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Posted by on Apr 18, 2014 in Business, Culture, Featured, Future of Leadership, Inspirational, Leadership | 2 comments

Survival of the Smallest: The Evolution of Our Global Workforce


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‘We can allow satellites, planets, suns, universe, nay whole systems of universes, to be governed by laws, but the smallest insect, we wish to be created at once by special act.’ – Charles Darwin

Those working in business, steeped in the depths of economics and the logic born by Adam Smith, like to think that we look at the world through more enlightened eyes. We see invisible chains of cause and effect all around us, built on supply and demand.

But there are hidden hands suggested by other fields of study, like the theory of evolution.

Business as Ecosystem

The theory of evolution, as described by Darwin, was all about the way that life develops on Earth. But the same principles can be applied when looking at other complex entities. It’s a model of growth and change, and if economic thinking can be applied to social problems, as in Levitt and Dubner’s Freakonomics, then is there any reason other models can’t be applied in the economic sphere?

Darwin’s hidden hand was one of growth and change, of complex entities being shaped by their environment, shaping it back, and eventually succumbing as others surpassed them. Different species evolve within an ecosystem, filling the available niches. Types develop to fill the space, and as that space changes some of them die off while others thrive.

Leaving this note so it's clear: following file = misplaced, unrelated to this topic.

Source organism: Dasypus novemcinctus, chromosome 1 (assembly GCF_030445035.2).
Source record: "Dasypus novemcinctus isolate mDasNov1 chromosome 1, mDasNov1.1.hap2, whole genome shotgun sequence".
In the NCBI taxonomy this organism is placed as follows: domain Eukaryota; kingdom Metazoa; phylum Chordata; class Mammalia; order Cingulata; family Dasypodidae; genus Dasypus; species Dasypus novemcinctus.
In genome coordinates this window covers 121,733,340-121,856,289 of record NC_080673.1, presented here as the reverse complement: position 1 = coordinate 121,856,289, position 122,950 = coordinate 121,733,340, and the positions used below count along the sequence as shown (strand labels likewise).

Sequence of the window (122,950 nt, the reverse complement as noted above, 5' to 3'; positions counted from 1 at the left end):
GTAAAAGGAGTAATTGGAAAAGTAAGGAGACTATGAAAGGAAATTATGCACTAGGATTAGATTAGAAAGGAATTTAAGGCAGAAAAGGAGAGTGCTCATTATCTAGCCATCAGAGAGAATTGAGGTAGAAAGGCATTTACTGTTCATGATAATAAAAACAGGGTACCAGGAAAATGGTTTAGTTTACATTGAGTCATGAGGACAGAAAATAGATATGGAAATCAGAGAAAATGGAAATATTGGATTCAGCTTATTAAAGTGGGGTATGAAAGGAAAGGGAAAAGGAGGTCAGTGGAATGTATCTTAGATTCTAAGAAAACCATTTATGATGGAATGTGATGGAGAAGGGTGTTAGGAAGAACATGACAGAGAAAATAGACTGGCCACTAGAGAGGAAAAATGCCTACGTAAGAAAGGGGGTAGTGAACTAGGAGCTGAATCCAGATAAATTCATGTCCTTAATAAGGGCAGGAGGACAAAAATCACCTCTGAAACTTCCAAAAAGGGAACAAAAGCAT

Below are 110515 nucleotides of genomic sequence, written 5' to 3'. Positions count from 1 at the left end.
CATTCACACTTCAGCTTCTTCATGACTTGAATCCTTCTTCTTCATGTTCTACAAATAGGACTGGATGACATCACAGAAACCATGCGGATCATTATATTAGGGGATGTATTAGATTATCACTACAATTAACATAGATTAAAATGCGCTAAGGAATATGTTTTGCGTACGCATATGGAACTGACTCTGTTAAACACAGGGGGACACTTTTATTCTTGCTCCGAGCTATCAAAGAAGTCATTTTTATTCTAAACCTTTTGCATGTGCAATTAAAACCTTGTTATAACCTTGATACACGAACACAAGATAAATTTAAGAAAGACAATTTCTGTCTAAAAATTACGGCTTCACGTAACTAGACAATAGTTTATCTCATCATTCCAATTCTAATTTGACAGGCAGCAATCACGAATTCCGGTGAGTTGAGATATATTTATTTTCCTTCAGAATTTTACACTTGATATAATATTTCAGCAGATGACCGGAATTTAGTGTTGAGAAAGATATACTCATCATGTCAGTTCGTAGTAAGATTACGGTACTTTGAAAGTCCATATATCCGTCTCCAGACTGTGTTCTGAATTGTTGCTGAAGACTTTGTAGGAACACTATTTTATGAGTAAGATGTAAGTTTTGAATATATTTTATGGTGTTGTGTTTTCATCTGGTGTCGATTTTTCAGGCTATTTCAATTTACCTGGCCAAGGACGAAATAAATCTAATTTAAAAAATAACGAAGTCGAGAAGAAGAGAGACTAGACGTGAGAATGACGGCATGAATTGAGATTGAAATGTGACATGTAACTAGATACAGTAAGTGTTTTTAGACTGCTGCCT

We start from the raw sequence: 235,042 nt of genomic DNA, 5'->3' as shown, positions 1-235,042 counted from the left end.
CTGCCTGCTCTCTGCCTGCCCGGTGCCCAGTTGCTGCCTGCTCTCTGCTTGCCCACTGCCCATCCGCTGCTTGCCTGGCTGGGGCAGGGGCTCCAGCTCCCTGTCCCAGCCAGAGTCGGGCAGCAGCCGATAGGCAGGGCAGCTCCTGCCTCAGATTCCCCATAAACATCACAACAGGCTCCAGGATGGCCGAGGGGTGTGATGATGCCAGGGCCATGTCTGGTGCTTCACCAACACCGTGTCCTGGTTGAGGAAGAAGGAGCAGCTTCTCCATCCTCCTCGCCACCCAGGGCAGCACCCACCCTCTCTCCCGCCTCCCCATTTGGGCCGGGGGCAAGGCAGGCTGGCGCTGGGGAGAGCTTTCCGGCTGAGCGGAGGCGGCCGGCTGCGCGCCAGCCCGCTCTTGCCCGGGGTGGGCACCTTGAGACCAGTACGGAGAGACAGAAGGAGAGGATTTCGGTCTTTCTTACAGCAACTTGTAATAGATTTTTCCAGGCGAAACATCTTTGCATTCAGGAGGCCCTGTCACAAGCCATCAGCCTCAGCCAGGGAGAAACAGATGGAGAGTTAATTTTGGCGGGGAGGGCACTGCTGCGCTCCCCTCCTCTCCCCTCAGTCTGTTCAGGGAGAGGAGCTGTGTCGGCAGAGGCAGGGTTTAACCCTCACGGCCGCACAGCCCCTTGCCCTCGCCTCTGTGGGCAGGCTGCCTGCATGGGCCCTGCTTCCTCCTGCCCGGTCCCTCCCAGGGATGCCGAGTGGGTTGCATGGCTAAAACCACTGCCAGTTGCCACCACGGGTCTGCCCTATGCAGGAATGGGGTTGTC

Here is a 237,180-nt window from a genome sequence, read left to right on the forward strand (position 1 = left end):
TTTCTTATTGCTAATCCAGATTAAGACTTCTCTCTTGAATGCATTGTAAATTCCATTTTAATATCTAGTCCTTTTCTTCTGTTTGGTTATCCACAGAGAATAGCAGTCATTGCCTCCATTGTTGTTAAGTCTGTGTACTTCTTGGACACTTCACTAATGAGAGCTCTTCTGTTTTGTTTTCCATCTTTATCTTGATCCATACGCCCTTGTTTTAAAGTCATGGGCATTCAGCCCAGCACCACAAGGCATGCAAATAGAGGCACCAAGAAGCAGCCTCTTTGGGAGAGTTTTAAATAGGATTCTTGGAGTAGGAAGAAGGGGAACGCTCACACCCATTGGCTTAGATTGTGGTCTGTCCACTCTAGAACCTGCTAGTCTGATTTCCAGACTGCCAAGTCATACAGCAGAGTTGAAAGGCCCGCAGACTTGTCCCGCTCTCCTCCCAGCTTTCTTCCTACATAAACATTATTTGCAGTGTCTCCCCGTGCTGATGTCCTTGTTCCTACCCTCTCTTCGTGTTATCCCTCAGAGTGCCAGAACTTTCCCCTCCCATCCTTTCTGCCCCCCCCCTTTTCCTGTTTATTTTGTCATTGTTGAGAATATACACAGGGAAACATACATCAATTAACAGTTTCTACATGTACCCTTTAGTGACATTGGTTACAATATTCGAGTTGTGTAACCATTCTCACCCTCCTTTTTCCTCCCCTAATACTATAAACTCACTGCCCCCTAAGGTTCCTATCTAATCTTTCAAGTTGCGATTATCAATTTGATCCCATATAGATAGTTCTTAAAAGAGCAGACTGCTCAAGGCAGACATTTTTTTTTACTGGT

Isn’t the same thing true in an economy, just at a far faster pace? Instead of animals and plants made up of individual cells we have businesses made up of individual employees. Two thousand years ago businesses were all much the same, small groups or individuals crafting and selling their wares. We’ve evolved through the rise of guilds and merchant houses, then their replacement by corporations, and along the way a much more diverse system has developed. Everything from the sole trader selling crafts on eBay to the corporate giants of Wall Street, all in one ecosystem.

Instead of animals and plants made up of individual cells we have businesses made up of individual employees. We’ve evolved through the rise of guilds and merchant houses, then their replacement by corporations, and along the way a much more diverse system has developed.

Predators and Prey

If we think of businesses as comparable with animals in an ecosystem then we can also see a split analogous to that between herbivores and carnivores.

The herbivores of business feed themselves from outside the business sector. If they grow it is by serving more customers. Their food is consumer need, and they evolve to fit around it.

Others are like carnivores, preying on the other animals. They feed from within the business sector, serving its needs. They expand by feeding on the animals that grow around them. Investment funds, consultancies and businesses built on aggressive takeovers, their niche might seem like a more exalted one, higher up the food chain, but it may also be more vulnerable.